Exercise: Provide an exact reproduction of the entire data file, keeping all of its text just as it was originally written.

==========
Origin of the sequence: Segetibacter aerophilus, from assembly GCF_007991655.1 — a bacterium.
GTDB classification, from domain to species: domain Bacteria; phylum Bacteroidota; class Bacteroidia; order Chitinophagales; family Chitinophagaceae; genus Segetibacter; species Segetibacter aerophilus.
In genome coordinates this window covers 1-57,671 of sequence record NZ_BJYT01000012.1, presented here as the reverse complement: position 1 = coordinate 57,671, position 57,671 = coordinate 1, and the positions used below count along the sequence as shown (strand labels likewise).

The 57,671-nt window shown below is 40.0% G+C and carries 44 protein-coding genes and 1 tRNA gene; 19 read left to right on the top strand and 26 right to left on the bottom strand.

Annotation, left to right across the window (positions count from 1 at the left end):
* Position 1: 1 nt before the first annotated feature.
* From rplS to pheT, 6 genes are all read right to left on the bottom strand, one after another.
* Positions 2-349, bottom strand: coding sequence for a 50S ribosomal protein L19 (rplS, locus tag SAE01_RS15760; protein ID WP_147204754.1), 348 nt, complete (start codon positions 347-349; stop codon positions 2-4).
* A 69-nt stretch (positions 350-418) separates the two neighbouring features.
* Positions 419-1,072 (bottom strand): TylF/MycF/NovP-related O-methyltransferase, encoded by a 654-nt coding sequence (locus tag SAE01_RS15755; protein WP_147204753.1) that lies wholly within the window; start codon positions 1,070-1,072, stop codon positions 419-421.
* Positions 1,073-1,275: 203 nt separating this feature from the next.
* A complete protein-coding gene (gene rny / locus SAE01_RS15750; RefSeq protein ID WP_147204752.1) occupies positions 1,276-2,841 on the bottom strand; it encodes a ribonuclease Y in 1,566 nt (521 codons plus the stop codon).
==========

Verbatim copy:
Origin of the sequence: Segetibacter aerophilus, from assembly GCF_007991655.1 — a bacterium.
GTDB classification, from domain to species: domain Bacteria; phylum Bacteroidota; class Bacteroidia; order Chitinophagales; family Chitinophagaceae; genus Segetibacter; species Segetibacter aerophilus.
In genome coordinates this window covers 1-57,671 of sequence record NZ_BJYT01000012.1, presented here as the reverse complement: position 1 = coordinate 57,671, position 57,671 = coordinate 1, and the positions used below count along the sequence as shown (strand labels likewise).

The 57,671-nt window shown below is 40.0% G+C and carries 44 protein-coding genes and 1 tRNA gene; 19 read left to right on the top strand and 26 right to left on the bottom strand.

Annotation, left to right across the window (positions count from 1 at the left end):
* Position 1: 1 nt before the first annotated feature.
* From rplS to pheT, 6 genes are all read right to left on the bottom strand, one after another.
* Positions 2-349, bottom strand: coding sequence for a 50S ribosomal protein L19 (rplS, locus tag SAE01_RS15760; protein ID WP_147204754.1), 348 nt, complete (start codon positions 347-349; stop codon positions 2-4).
* A 69-nt stretch (positions 350-418) separates the two neighbouring features.
* Positions 419-1,072 (bottom strand): TylF/MycF/NovP-related O-methyltransferase, encoded by a 654-nt coding sequence (locus tag SAE01_RS15755; protein WP_147204753.1) that lies wholly within the window; start codon positions 1,070-1,072, stop codon positions 419-421.
* Positions 1,073-1,275: 203 nt separating this feature from the next.
* A complete protein-coding gene (gene rny / locus SAE01_RS15750; RefSeq protein ID WP_147204752.1) occupies positions 1,276-2,841 on the bottom strand; it encodes a ribonuclease Y in 1,566 nt (521 codons plus the stop codon).